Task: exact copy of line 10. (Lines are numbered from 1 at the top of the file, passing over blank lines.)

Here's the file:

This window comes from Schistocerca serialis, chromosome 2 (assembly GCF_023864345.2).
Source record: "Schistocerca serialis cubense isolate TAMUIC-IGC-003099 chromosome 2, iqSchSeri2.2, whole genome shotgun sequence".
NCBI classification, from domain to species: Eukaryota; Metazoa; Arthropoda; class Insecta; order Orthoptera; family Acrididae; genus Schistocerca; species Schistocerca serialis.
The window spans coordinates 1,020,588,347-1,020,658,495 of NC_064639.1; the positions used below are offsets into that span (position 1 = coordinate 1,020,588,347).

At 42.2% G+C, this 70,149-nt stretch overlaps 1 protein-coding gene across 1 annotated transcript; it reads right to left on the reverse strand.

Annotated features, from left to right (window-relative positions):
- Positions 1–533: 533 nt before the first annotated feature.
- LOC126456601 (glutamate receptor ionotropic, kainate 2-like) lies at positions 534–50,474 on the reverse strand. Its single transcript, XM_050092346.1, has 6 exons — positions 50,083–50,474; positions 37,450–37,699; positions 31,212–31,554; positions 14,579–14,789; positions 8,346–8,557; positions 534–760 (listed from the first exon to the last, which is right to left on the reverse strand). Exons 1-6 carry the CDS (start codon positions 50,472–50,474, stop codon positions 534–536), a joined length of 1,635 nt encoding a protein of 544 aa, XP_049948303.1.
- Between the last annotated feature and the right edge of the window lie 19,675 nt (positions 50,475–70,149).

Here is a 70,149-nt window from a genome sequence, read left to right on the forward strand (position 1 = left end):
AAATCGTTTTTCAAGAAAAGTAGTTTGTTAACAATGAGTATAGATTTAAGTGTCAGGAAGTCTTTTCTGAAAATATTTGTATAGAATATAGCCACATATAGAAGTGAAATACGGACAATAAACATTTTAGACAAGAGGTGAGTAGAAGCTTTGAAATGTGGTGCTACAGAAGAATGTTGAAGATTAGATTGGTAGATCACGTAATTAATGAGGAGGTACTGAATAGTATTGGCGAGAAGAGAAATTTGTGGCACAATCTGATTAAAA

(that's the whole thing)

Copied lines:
Here is a 70,149-nt window from a genome sequence, read left to right on the forward strand (position 1 = left end):